Although in most parts of the world elephants are protected, unfortunately the hunting of these animals in some African countries continues to be one of the most exciting and exciting “sports” for certain people, and there are even safaris in which guides charge exaggerated amounts so that the hunters have the “emotion” of taking home the head of the animal as a trophy.
But what would happen if the hunters were hunted? Well, the akshinga take care of that. This group, whose name means “the brave ones”, is the first female squad devoted to fighting illegal hunting, especially that of elephants.
The akshinga protect the elephants
Wearing a camouflage uniform and rifles, this group of women protects the life of one of the largest elephant populations in Zimbabwe. They constantly look for wire traps in which animals can fall or any sign of illegal hunting.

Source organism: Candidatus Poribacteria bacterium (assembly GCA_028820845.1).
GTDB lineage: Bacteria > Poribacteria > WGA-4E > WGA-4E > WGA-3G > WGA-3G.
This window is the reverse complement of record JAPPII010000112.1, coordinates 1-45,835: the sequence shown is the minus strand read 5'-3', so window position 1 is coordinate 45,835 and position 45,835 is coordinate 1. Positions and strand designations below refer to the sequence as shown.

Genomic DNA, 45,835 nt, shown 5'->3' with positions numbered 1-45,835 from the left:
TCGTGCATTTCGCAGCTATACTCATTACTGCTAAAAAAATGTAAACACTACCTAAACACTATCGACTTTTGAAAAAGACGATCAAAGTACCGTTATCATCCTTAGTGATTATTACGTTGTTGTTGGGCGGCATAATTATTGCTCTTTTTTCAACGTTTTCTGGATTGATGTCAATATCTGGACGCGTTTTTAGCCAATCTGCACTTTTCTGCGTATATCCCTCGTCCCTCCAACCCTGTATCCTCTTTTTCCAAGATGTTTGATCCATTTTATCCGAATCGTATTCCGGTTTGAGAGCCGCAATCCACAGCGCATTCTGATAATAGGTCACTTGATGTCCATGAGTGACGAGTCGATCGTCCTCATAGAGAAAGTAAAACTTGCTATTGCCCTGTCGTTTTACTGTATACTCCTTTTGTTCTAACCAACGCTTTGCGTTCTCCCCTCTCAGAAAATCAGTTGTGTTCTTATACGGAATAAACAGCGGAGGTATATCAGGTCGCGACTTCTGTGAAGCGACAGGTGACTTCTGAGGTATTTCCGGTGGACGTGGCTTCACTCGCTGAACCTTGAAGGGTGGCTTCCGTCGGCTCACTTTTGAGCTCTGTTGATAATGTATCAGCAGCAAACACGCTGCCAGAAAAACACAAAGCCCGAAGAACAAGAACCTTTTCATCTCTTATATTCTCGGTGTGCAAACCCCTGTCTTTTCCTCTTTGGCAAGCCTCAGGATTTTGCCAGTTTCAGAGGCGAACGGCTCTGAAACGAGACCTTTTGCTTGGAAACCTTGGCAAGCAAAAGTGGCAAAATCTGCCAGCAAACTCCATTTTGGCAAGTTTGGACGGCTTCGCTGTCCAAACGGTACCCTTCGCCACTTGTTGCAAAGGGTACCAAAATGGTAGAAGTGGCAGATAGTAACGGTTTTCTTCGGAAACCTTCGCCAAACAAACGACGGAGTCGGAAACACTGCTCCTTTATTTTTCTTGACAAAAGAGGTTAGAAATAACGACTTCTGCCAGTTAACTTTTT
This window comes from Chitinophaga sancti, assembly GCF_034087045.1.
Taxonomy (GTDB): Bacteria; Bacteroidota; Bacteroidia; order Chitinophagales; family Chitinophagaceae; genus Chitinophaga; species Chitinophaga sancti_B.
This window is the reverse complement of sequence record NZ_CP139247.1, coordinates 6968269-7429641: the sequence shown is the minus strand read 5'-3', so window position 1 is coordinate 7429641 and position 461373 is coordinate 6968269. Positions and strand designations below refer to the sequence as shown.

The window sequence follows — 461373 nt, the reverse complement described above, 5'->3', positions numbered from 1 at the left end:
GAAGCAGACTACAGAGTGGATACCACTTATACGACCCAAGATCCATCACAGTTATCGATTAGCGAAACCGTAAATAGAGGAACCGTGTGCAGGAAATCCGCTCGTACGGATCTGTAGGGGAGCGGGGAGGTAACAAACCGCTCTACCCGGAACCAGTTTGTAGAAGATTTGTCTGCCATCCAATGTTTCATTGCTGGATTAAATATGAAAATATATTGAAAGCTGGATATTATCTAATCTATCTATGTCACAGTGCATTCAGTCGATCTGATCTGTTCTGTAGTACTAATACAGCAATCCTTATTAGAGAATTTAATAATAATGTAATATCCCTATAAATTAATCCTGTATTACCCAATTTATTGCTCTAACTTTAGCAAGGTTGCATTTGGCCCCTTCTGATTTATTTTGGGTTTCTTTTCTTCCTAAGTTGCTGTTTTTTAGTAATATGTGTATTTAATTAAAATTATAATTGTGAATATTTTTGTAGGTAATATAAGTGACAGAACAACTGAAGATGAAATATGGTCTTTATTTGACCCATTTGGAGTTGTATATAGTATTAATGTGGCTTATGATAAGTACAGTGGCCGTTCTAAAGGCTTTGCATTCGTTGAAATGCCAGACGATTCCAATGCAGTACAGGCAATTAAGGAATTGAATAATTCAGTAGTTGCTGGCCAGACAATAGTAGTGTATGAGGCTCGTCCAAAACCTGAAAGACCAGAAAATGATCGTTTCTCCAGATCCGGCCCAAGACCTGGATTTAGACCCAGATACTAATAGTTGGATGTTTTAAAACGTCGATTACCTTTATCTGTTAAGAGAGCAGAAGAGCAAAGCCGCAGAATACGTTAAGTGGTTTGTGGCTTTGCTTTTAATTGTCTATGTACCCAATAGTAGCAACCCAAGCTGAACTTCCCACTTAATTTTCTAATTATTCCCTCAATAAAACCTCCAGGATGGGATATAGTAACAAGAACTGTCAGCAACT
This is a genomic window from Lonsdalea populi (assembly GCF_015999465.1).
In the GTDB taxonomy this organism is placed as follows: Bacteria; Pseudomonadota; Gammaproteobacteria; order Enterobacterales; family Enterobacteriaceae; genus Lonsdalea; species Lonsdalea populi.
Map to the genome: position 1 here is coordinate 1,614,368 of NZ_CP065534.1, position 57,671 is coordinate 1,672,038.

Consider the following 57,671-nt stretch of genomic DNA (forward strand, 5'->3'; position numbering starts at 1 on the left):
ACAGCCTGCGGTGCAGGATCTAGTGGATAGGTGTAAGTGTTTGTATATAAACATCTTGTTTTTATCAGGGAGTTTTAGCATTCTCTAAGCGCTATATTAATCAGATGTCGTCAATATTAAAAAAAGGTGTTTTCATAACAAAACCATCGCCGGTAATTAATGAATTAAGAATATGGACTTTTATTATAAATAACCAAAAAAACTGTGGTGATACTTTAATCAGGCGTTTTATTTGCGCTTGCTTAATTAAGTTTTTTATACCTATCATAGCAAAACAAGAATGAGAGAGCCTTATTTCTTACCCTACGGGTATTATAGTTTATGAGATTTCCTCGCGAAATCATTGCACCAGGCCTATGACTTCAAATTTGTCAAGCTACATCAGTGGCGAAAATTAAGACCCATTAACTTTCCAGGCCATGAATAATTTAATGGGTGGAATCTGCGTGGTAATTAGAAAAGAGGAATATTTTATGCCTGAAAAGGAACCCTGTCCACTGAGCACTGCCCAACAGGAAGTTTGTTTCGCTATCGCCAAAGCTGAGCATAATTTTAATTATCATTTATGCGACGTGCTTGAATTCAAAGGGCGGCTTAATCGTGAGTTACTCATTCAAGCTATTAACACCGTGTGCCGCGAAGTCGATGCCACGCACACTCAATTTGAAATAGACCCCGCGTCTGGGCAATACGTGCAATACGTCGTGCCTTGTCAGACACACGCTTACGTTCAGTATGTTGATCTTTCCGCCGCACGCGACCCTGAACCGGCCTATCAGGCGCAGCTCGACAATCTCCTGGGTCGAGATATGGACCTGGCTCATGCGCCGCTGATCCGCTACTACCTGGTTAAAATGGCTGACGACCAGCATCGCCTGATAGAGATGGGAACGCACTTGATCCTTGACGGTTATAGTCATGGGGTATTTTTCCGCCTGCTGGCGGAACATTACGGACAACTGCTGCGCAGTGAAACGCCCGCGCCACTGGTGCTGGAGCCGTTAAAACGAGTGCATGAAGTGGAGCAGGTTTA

Not only do they avoid hunting: they make women strong
In addition to avoiding poaching, these brave women aim to make others like them feel strong and able to fight for any just cause. His wildlife conservation model has shown that it is not a job that only men can perform.
So far, the Akshinga gather 498 people, however, they hope that by 2030 two thousand more women have been recruited who can help them protect the more than 12 million hectares of nature and biodiversity that exist in Africa.
There is another group of women fighting for the life of animals
It is estimated that in South Africa a rhinoceros dies approximately every seven hours at the hands of hunters who seek to extirpate the horns to sell them on the black market. But luckily these animals have a group of allies called Black Mambas, a female group that fights the illegal hunting of species that are in the nature reserve in South Africa.
The 26 women who make up the squadron received intensive training in tracking and combat although, unlike the akshinga, they are not armed. In addition, the mambas have an education program for the communities in which they explain issues about the conservation and care of the species.